Typically, some type of report is presented to the user based on the results of tracing. This information should be presented to the user in an easily understanding manner. If the information is too detailed, it can be difficult for the user to determine exactly where the problem is. Even if not too detailed, the information might not provide for quick visualization of the problem. For example, the tracing information may collect data from software applications that run on different computing devices. In some cases, different entities are responsible for maintaining the different software applications. For example, one entity might maintain a web server application that receives user requests, whereas a different entity might maintain a backend database. It can be useful for the user to be able to quickly ascertain whether the problem (e.g., slow execution) is happening at the web server or backend database such that the proper entity may be contacted.

BRIEF DESCRIPTION OF THE DRAWINGS

FIG. 1 depicts a system which includes a managed application.

FIG. 2, FIG. 3 and FIG. 4 depict examples of dependency maps that could be presented on a display screen.

FIG. 5A depicts one embodiment of a computer system that may be used in the network of FIG. 1.

FIG. 5B illustrates a flowchart of an embodiment of a process of monitoring applications.

FIG. 6 is a flowchart depicting one embodiment of a process for displaying a dependency map based on a digraph.

FIG. 7 is a flowchart that depicts one embodiment of a process of collecting dependency data.

FIG. 8 is a block diagram of one embodiment of a digraph data structure.

FIG. 9 is a flowchart that depicts one embodiment of processing edges when creating a digraph.

FIGS. 10A and 10B depict a flowchart of one embodiment of processing vertices when creating a digraph.

FIG. 11 is a flowchart that depicts one embodiment of a process for modifying a digraph for displaying based on age of dependency data.

DETAILED DESCRIPTION

Disclosed herein are techniques for generating data that describes dependencies between software components as transactions are processed, as well as displaying dependency maps based on the data. The data may be collected by agents that monitor or trace transactions being processed by the software components. The collected data may be aggregated to form a directed graph that describes the dependencies between the software components. A dependency map may be displayed based on the directed graph. The dependency map could show dependencies between software components as the transactions are processed. The dependency map may also show dependencies between applications that include the software components. The dependency map(s) may allow a user to easily and quickly ascertain where a problem is occurring. For example, the user might be able to quickly determine that a problem is at a backend database, as opposed to an application server at a frontend.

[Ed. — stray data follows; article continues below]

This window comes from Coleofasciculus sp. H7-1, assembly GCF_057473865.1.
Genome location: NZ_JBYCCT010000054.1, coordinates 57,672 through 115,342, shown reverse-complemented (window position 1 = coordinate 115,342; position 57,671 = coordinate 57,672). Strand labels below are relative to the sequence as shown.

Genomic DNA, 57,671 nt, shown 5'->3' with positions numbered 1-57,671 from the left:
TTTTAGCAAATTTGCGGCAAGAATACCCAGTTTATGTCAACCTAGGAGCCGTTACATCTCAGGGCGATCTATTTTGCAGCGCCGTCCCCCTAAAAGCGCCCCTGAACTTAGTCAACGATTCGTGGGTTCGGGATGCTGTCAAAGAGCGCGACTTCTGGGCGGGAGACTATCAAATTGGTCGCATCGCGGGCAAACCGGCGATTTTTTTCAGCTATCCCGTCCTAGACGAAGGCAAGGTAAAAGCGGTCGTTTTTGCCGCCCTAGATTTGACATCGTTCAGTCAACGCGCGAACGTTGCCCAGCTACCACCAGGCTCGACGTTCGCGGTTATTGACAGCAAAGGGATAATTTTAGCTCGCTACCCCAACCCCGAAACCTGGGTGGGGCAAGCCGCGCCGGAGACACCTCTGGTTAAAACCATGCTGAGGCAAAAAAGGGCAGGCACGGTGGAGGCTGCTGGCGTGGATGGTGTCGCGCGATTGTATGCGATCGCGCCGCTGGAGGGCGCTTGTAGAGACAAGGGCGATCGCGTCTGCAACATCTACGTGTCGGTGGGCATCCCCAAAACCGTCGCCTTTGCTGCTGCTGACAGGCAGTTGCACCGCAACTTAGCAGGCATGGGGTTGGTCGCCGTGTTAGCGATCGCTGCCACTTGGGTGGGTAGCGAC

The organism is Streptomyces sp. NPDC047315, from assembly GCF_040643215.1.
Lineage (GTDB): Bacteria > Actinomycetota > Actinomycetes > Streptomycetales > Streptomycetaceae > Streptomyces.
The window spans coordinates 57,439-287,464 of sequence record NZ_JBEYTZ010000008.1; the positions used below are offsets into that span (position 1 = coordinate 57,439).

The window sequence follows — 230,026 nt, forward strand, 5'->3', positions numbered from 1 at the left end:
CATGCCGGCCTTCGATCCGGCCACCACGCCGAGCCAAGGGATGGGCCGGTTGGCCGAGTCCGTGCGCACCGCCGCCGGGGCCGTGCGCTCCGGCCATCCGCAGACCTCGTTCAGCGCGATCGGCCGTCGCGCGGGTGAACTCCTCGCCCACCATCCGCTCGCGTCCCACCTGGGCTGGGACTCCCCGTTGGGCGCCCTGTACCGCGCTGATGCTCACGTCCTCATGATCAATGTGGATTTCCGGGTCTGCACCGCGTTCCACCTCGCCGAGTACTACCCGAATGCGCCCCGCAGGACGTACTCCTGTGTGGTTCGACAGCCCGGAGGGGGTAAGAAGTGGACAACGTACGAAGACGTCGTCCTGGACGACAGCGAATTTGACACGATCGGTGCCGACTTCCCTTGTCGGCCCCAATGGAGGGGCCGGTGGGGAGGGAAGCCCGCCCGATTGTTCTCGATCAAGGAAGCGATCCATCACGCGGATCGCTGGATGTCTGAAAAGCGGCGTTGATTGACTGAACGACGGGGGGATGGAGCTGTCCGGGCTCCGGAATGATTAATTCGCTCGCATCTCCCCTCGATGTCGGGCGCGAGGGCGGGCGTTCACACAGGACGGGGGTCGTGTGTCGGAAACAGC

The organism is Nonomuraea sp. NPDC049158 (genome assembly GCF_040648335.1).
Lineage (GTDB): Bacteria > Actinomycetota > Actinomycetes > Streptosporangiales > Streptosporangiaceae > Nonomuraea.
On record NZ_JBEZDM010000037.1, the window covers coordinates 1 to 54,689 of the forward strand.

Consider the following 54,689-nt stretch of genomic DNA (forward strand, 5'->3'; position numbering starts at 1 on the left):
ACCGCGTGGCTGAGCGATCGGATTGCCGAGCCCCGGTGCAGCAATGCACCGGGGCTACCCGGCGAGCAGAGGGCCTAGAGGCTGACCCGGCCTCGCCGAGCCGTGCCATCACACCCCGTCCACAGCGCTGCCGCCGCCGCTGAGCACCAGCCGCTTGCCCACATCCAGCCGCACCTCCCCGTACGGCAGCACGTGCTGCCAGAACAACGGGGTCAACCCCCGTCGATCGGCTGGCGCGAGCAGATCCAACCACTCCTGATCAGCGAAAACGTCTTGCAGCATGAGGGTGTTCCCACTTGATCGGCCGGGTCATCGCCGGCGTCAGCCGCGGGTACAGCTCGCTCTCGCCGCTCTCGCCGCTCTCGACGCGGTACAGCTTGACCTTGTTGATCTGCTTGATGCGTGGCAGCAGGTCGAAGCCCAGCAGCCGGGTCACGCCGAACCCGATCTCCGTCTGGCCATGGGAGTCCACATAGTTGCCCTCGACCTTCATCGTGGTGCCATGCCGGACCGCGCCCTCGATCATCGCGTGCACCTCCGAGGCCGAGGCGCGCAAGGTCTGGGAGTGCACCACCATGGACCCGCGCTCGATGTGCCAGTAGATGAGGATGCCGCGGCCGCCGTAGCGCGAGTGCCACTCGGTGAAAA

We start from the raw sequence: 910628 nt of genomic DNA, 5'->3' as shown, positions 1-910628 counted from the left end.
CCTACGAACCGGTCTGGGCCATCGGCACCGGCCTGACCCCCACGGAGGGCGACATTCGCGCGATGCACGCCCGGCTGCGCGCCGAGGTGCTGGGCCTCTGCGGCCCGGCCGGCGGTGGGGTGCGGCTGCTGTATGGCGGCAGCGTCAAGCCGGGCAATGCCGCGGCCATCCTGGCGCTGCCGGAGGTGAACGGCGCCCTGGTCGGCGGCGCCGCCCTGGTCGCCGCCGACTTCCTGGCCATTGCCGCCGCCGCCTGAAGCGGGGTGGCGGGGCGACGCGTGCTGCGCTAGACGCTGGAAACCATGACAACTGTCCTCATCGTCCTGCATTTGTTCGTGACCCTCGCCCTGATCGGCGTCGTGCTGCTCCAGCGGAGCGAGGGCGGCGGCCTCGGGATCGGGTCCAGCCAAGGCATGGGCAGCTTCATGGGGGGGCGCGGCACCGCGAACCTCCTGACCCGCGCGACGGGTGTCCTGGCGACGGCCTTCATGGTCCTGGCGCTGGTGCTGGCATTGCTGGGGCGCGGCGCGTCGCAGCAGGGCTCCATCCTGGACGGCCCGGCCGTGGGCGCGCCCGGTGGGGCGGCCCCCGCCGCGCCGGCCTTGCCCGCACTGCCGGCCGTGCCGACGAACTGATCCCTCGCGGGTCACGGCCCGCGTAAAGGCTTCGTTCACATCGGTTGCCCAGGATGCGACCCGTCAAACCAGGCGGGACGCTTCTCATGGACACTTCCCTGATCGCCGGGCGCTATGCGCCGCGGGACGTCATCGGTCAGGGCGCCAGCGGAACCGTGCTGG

FIG. 1 depicts a network 100 in which different computer systems provide data to a manager. Example computer systems may include application servers 110 a, 110 b or any other type of computer system having a processor for executing code to achieve a desired functionality. The application servers 110 can run different applications, or separate instances of the same application. The application servers 110 can be located remotely from one another or co-located. The application servers 110 communicate with a manager computer 120, in this example. The Manager 120 could be local or remote from the application servers 110.

For example, a corporation running an enterprise application such as a web-based e-commerce application may employ a number of application servers at one location for load balancing. Requests from users, such as from an example web browser 102 of a user, are received via the network 104 such as the Internet, and can be routed to any of the application servers 110. The web browser 102 typically accesses the network cloud 104 via an Internet Service Provider, not shown.

Application servers 110 a, 110 b include managed application A 151A and managed application B 151B, which includes agents 112A, 112B and example probes 153A, 153B. There may be any number of probes. The distinction between elements having a letter in the reference numeral (e.g., application servers 110 a, 110 b) is made for purposes of discussion. Herein, the use of reference numerals without an “a,” or “b,” indicates that no particular server or other element is being referred to. Application 151 can be a Java® application or a different type of application. Thus, agent software running on the application servers 110, denoted by Agent 112, gather information from a managed application 151, middleware or other software, running on the application servers 110, in one possible approach. For example, information from the application 151 can also be obtained using probes 153. In practice, many such probes can be used to obtain information regarding different components of the application 151. In some embodiments, the probes may be added to the application 151 using instrumentation, one example of which is byte code instrumentation. However, the gathered data may be obtained in other ways as well. The agents 112 essentially live in the computer system being monitored and provide a data acquisition point. The agents organize and optimize the data communicated to the manager 120.